The marketing director of Hormel called me up screaming mad.  “How dare you have an ad for a competitor in the Ski Watch Atlas.  We are the Ski Watch sponsor.”  I started to explain that the atlas was an independent publication, quite like Ski Magazine.  I stopped in mid sentence, “Rick, I’ll recall the copies and reprint it.”

He was flabbergasted. We, a small company, were willing to bite the bullet at what must have been a great expense to make him happy and feel whole.  Beyond expectations.

Every year for 15 years at an annual Hormel-CRN dinner, Rick would get up and retell that story.

Not a strategy. It’s as natural as walking. It’s how an ECS company thinks, feels, hires, acts, and chats around the water cooler. It’s in every high-five. And 40 years later, while we talk about the unique things we’ve done, our broadcast and marketing innovations, and the results we’ve garnered for the largest companies in the world, it’s the tales of how CRN went way beyond to help our clients that bring us the most joy.

When memories sell

What is the most famous street in America? Some may say it’s Fifth Avenue in New York, Newbury Street in Boston, or Rodeo Drive in Beverly Hills. If you grew up when I did, though, you’d have to add Park Place to that list.

Not too long ago Hasbro approached CRN looking for a way to revive sales of its classic board games. Immediately, images of my childhood leapt to mind. I remembered playing iconic games like Monopoly, Scrabble, Life and Yahtzee regularly with my friends and my family, just as our parents had done before us and their parents before them. These games were as much a part of our everyday lives as they were a part of American culture. And they provided me with some of the best memories from my childhood.

Monopoly was my personal favorite. I always wanted the car for my token, and I liked to be the banker when I could. I distinctly remember sitting around the kitchen table playing with my parents and sisters. If we were lucky, extended family members played with us as well. I loved the really big games the most, the ones where everyone played. While it wasn’t that long ago, you have to remember it was before the high-tech world of smart phones and tablets and the Internet. There weren’t as many distractions then, and not as much competed for our time and attention. Life wasn’t as solitary or as multitasked. It was a time where basic social skills and interaction were central to children’s lives.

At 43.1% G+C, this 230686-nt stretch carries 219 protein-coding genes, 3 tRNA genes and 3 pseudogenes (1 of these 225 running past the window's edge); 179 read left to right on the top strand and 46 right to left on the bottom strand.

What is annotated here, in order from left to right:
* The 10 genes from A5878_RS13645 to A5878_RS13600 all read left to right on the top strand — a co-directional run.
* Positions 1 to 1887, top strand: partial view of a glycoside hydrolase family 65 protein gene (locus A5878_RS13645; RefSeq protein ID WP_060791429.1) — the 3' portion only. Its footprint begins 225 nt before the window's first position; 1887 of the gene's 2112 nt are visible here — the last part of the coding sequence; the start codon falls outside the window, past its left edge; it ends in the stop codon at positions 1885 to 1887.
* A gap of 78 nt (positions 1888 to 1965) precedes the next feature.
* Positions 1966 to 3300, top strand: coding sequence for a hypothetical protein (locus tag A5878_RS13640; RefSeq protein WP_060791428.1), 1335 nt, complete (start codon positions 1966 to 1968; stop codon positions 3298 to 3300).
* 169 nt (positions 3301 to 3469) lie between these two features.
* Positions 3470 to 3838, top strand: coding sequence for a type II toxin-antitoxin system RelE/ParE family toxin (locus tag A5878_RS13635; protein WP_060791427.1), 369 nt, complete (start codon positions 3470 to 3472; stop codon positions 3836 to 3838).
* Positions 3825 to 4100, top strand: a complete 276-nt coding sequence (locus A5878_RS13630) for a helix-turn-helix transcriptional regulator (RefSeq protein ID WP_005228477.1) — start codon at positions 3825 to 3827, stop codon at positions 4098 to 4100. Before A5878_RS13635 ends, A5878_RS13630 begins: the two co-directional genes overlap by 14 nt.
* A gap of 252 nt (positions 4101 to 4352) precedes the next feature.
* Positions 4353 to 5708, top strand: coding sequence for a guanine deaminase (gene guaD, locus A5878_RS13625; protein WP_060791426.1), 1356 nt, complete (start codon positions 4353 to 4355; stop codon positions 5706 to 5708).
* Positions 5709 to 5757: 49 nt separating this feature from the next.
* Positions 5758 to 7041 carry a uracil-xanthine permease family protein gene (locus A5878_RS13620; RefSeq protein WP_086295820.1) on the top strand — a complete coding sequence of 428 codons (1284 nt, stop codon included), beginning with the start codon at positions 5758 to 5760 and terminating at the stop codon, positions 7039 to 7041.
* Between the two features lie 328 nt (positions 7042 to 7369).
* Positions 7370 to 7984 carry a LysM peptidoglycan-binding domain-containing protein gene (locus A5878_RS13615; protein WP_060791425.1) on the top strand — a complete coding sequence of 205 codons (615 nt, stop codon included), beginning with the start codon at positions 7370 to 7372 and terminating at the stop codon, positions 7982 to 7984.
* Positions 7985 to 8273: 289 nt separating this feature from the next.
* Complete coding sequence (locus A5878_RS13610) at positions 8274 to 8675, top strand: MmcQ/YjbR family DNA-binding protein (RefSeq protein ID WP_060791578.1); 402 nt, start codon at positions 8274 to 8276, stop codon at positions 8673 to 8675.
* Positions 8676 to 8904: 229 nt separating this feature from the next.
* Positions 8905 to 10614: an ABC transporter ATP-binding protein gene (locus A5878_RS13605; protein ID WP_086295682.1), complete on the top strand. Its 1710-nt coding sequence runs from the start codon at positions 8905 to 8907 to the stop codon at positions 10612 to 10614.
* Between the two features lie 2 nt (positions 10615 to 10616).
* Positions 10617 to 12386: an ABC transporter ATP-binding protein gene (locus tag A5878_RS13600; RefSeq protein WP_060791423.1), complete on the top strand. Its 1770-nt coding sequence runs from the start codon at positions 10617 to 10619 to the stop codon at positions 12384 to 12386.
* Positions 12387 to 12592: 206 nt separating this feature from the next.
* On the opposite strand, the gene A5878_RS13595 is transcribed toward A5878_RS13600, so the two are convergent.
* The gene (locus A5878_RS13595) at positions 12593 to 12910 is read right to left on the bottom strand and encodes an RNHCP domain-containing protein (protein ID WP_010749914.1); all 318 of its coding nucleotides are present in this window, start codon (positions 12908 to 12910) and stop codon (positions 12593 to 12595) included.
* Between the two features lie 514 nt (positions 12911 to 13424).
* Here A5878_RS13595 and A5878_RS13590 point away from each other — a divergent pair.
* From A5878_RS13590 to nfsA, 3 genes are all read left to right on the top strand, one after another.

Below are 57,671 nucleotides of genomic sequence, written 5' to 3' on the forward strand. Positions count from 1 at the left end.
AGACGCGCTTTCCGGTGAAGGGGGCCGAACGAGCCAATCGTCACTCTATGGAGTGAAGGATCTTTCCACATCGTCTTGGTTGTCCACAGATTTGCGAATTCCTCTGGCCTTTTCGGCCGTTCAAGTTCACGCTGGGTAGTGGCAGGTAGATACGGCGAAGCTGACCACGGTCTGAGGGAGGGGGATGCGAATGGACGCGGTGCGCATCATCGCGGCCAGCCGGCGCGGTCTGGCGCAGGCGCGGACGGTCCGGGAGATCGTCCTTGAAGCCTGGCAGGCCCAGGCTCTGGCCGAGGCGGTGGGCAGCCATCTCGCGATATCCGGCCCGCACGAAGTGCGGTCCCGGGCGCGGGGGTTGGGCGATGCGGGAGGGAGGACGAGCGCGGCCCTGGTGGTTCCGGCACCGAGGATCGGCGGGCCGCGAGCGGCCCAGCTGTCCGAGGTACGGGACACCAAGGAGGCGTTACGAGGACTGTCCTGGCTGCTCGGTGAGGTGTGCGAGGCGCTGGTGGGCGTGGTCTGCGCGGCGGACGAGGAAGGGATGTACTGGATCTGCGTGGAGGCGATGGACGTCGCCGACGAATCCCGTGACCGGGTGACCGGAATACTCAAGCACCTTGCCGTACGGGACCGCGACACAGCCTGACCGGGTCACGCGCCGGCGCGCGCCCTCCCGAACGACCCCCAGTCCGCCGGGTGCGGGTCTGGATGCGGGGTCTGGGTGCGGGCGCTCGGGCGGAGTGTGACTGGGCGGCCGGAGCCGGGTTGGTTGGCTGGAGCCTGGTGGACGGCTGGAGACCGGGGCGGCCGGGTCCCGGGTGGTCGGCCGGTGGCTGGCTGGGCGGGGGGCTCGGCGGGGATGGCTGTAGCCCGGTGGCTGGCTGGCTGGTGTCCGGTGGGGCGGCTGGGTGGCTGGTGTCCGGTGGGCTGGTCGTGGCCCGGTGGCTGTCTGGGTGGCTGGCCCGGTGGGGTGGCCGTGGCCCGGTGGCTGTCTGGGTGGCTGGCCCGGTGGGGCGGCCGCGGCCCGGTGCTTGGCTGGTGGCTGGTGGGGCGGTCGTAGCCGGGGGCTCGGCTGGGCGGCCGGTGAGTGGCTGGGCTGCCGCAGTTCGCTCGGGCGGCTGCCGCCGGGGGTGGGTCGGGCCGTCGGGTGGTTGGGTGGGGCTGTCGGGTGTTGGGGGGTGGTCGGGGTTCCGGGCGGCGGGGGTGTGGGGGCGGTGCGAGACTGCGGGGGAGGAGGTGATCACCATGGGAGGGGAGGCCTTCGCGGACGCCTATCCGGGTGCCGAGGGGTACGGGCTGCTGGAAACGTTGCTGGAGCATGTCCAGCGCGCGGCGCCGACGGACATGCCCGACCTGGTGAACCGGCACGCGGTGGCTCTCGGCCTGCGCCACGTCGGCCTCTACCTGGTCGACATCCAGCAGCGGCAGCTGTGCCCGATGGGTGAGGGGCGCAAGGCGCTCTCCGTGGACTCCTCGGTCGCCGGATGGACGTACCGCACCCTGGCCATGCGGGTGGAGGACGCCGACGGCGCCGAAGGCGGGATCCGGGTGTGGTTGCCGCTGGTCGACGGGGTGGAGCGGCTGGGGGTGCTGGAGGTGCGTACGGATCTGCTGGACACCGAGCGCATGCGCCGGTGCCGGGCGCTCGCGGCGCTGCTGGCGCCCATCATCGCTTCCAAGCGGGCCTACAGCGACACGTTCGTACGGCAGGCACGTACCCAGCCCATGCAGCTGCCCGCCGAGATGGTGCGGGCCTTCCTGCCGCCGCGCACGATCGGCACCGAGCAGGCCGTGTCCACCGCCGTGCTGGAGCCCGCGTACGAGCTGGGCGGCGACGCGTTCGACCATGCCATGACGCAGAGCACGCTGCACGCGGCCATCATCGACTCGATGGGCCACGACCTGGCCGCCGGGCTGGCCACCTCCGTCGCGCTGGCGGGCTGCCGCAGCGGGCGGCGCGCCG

Given these games’ longevity, powerful brand recognition and ubiquity in our minds, Hasbro had simply planned on doing traditional radio brand spots. While it’s true that everyone knows what happens when you go “directly to jail,” most people today hold little more than nostalgia for the once-common staples of the everyday American household. You are more likely to find a computer, iPad or Wii in someone’s home, and the only place you’d encounter Monopoly is at the slots in a casino.

CRN is known as an innovator in the radio space—able to break through the ad clutter for our clients, get their messages to stand out instead of being buried in stop sets. We immediately began looking for non-traditional ways to get consumers to react to and purchase Hasbro’s games.

Inspired by that beautiful and simple time in each of our childhoods, we decided to pursue the personal connection we felt with the games and our memories. We sent the games to stations and encouraged on-air personalities to indulge in the nostalgia and connection to material culture, relate their own memories on the air and try out a game night with their own families. We then leveraged the positivity of that experience through the power of their recommendations to their listeners. These were unscripted, off the cuff, and organic—and immediately a hit. Personalities inspired their listeners to purchase the games and create family game nights of their own.  To further capitalize on the excitement and momentum, we also had stations give away the games daily to listeners. Who doesn’t like getting free stuff? After all, I always loved landing on “Free Parking.”

Then we took it up another notch and allowed a winner a chance to head home for the holidays. What better way to connect people to that feeling than by providing them with an opportunity to create those magic moments being conveyed on air—in their own lives? Throughout the day, we continuously reminded people to purchase the games and presented them as an alternative to the mind-numbing video game culture so prevalent today. It was a perfect solution to keep kids occupied on rainy days while engaging their minds and social skills.

Our greatest triumph was exceeding the client’s expectations by creating a campaign that surrounded Hasbro’s consumer from more than one angle. We generated content more engaging than what would have appeared in the traditional spots they initially figured they’d do. For the same amount of money, we gave them far more exposure and left them with a little something to reminisce about fondly. For them, the added value was just like passing go!